Numbered drill bit gauge sizes vary from 80 (the smallest) to 1 in ascending order. Therefore, drill bit #16 in your regular drill set is on the larger side. In this article, I will help you find a substitute for your 7 32 drill bit.

**Quick Summary: In general, you can use a 3 16 drill bit size instead of your 7 32 drill bit.**

I will go into more detail below.

**Comparing Drill Bit Sizes in Inches**

**3/16 Drill Bit**

A 3/16 drill bit will produce a larger hole than a #16 drill bit due to rounding, whereas an 11/64 drill bit will produce a smaller hole than a #16 drill bit. To make comparisons easier, I’ve converted the fractions to decimals below:

*11/64 equals 0.171875”*

*3/16 = 0.1875 in.*

An inch is made up of 25.4 millimeters (mm). Therefore, you can multiply the decimal inches by 25.4 to convert a #16 drill bit to millimeters as follows:

*25.4 x 0.1770” = 4.4958 mm*

**7/32 Drill Bit**

*7 32 = 0.21875”*

So, instead of a 7 32 drill bit, you can substitute it with a 3 16 drill bit. Besides, most people prefer a 3 16 over a 7 32 drill bit.

**Types of Drill Bits**

Depending on the substance you’re drilling into, there are many different drill bit types available for several tasks.

Let’s choose a simple multi-purpose set as our example for simplicity’s sake.

Consider a normal 29-piece set as an illustration. The typical fractional sizes would be included in the drill bit table below.

This would typically apply to a wide variety of drill bit types, including masonry (concrete), high-speed steel, carbide, and black oxide, to mention a few.

There are bigger sets. Specialty fasteners can require a size that would be seen as unusual.

Drill bit sets with more variety would include sizes and diameters as little as 1 16″ and as large as 1-1/2″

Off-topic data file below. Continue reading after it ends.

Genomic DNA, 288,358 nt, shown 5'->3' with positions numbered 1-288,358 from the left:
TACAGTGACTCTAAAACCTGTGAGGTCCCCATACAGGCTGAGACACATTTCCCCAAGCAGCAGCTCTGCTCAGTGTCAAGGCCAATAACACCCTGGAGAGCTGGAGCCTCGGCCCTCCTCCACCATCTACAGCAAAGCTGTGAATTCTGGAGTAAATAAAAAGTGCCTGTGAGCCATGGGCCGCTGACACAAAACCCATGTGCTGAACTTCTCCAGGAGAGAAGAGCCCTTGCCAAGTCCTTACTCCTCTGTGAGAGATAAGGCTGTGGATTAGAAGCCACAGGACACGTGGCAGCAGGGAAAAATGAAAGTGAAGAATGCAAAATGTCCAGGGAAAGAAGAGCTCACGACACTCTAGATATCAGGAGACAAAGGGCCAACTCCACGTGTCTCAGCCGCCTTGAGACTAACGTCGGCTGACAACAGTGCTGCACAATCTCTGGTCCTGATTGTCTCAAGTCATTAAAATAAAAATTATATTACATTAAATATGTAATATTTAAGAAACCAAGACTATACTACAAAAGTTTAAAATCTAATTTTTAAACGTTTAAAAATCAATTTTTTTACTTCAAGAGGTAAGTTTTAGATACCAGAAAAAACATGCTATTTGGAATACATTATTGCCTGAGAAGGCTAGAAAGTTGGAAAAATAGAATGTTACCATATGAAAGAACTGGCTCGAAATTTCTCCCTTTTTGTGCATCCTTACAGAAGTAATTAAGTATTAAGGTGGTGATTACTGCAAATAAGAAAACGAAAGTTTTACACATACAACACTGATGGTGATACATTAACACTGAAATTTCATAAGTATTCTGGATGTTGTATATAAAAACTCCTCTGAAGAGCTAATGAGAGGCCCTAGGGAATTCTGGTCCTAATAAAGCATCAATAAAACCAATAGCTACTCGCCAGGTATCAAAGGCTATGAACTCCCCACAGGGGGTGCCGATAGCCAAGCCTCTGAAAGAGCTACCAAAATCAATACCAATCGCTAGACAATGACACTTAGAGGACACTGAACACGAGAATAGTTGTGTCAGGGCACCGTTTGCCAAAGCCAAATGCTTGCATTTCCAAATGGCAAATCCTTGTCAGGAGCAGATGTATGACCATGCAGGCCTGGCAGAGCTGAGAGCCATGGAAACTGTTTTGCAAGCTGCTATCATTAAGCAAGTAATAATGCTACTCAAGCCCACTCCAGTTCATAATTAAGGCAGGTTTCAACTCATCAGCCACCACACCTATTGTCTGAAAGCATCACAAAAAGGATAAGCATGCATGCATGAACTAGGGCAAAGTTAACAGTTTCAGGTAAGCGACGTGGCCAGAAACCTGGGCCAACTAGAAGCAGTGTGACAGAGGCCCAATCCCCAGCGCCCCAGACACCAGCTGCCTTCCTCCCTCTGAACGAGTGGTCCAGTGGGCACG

Every drill bit size exists between these big small, and large sizes, ensuring that you always have the precise size required for your project.

The typical spade drill bit sizes (13 pieces) are as follows:

**How Can I Determine What Size Drill Bits I Need?**

You need assistance if you’re trying to determine the size of a less typical drill bit.

For this, a card with holes sized for drill bits can be quite useful. You can accomplish a few things with a straightforward plastic drill chart sheet with perfectly rounded holes and markings.

**Method 1**. First, you can size screws by putting them in a hole and then checking the marking.

**Method 2**. Drill bits can also be sized by passing them through openings.

This is especially useful if you have trouble reading the bits’ etched size indications.

**How to Find Equivalent Bit Sizes and Convert Bit Sizes**

To convert sizes, you may manually use the drill chart or do the calculations.

Not all drill bit sizes are in North American fractional measurements, which adds a little complexity.

Drill bit sizes are also defined using the metric system.

Take a look at some of our related articles below.

- What size drill bit for 5/16 tapcon
- What size drill bit for 3/16 rivet
- What size drill bit for 1/4 tapcon

**Video Reference**

*cfldriven*